Benefits of Exercise for Brain Health
At Inspīr, brain health is a major focus. As one of the Nine Core Elements that are the base of our philosophy of vibrant, intentional living and meaningful connection, we focus on supporting brain health in myriad ways. Exercise has been proven to help support a healthy weight, prevent heart disease, and lower the risk of diabetes. Recent research has shown the benefits of exercise on the brain and mental health. In fact, according to the American Psychological Association, a regular exercise routine can decrease the effects of stress on the body, boost mood, and enhance memory and cognition. Some studies even suggest that when it comes to exercise and brain health, a single workout session can provide the same cognitive benefits as a longer and more regular session. Our brains control aspects of our thinking, remembering, and decision-making, all of which affect elements of our daily lives. As we get older, it becomes increasingly important to protect, support, and nourish our brains to maintain our brain health.
What Is Brain Health?
According to the National Institute on Aging, brain health refers to how well a person’s brain functions across several different areas. These aspects of brain health include:
- Cognitive health — How well you think, learn, and remember
- Motor function — How well you make and control movements, including balance
- Emotional function — How well you interpret and respond to emotions (both pleasant and unpleasant)
- Tactile function — How well you feel and respond to sensations of touch, including pressure, pain, and temperature
Growing research suggests that making small changes to your daily routine, such as implementing an exercise routine, could help you function better for longer. Exercise can also help reduce your risk of age-related memory loss and Alzheimer’s disease.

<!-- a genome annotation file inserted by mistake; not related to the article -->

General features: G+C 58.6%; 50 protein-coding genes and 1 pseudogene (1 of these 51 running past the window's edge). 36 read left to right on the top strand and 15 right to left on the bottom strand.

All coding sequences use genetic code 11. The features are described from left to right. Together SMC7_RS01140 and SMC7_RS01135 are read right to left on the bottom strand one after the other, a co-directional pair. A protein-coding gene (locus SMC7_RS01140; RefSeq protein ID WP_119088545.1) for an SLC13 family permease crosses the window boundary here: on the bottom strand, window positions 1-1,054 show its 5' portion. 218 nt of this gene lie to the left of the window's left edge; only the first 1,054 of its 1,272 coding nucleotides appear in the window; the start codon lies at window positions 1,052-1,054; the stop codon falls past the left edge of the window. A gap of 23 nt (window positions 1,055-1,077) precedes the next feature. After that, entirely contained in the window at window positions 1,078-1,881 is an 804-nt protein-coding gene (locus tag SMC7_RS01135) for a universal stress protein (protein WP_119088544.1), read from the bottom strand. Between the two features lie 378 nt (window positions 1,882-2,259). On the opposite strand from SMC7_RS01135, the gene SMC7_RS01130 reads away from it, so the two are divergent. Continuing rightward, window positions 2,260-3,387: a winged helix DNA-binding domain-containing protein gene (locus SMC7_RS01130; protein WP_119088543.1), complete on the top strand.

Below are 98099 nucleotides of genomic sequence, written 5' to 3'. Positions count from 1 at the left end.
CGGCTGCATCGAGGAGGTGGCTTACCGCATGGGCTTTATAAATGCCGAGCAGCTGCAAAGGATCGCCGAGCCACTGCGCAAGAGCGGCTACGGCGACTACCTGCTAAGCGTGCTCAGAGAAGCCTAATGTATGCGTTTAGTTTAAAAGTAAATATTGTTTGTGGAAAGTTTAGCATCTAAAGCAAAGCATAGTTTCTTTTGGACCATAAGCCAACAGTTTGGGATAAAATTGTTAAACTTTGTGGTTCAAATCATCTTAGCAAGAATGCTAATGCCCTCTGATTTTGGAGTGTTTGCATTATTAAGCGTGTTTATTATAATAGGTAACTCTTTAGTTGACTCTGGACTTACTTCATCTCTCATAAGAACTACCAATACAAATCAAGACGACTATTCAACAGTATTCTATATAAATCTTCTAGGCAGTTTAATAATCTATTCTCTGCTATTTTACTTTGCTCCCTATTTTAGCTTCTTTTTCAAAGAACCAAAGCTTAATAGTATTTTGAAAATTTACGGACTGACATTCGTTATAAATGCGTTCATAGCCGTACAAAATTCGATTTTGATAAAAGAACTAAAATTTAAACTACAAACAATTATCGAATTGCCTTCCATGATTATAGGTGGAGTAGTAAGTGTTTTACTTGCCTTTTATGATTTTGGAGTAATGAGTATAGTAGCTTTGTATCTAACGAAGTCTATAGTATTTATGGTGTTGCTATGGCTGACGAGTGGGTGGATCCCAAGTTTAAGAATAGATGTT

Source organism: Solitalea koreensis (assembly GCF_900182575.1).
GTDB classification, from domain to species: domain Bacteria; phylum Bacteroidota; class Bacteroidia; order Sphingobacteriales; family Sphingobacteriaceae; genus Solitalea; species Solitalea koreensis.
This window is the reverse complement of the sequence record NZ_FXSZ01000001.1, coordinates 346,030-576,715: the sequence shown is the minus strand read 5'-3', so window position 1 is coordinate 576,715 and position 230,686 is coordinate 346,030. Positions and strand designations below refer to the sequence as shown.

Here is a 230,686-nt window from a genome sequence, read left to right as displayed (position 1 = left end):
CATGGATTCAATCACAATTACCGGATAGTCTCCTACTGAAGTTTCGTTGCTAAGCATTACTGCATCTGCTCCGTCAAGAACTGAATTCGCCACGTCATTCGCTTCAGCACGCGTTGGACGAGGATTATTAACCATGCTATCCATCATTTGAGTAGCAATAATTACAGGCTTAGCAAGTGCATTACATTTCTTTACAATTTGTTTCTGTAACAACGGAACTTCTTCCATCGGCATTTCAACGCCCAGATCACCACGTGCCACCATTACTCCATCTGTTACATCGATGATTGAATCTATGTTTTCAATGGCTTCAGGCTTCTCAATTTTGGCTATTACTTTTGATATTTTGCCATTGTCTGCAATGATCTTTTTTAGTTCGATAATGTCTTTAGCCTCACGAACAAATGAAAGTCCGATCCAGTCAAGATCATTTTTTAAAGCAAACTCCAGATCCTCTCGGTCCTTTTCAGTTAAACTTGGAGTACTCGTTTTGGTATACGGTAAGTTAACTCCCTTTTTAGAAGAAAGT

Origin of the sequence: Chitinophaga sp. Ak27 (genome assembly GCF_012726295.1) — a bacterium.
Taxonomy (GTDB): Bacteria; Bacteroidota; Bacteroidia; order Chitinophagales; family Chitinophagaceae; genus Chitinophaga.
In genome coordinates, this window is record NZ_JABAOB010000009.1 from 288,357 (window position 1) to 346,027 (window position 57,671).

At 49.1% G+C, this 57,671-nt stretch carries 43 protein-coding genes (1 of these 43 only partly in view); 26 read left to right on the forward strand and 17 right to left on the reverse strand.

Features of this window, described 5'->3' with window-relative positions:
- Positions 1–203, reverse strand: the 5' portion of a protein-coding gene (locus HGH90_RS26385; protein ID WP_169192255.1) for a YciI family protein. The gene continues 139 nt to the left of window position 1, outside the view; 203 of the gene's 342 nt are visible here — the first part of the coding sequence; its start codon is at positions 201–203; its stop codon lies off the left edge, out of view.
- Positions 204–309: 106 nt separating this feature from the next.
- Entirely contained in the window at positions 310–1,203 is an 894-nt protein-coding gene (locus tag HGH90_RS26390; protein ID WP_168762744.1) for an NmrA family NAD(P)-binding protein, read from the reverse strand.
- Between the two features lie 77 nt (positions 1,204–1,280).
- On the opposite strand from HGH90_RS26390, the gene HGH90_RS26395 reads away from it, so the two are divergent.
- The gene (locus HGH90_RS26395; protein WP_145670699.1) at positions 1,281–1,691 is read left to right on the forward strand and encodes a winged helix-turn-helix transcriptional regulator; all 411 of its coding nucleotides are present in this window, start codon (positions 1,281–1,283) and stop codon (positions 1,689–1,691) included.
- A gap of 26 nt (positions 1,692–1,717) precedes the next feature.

Brain at Risk
- Decreased processing speed — Processing speed refers to the time it takes our brain to complete a mental task such as finishing an assignment, following instructions, or comprehending a conversation. It’s likely for older adults to notice cognitive changes related to their processing speed.
- Problems with attention — Some older adults with cognitive impairments may notice their minds wander when trying to concentrate on a specific task or conversation. This can also express itself through difficulty when focusing on more than one thing at a time.
- Memory problems — Changes in memory are very common among older adults. Some age-related forgetfulness is normal; however, memory loss is not.
- Difficulty expressing oneself — Decreased speed in verbal fluency is a cognitive impairment that refers to the ability to recall vocabulary. If our verbal fluency were to decrease, we would have problems expressing ourselves in conversations.
- Losing things — Forgetting your keys or an occasional appointment can be normal behaviors for people of all ages. However, older adults with cognitive impairment are often unable to remember important information consistently.
- Social withdrawal — Older adults experiencing a cognitive impairment may notice changes in their behavior and begin to withdraw from their normal activities as a way to disguise or hide their symptoms.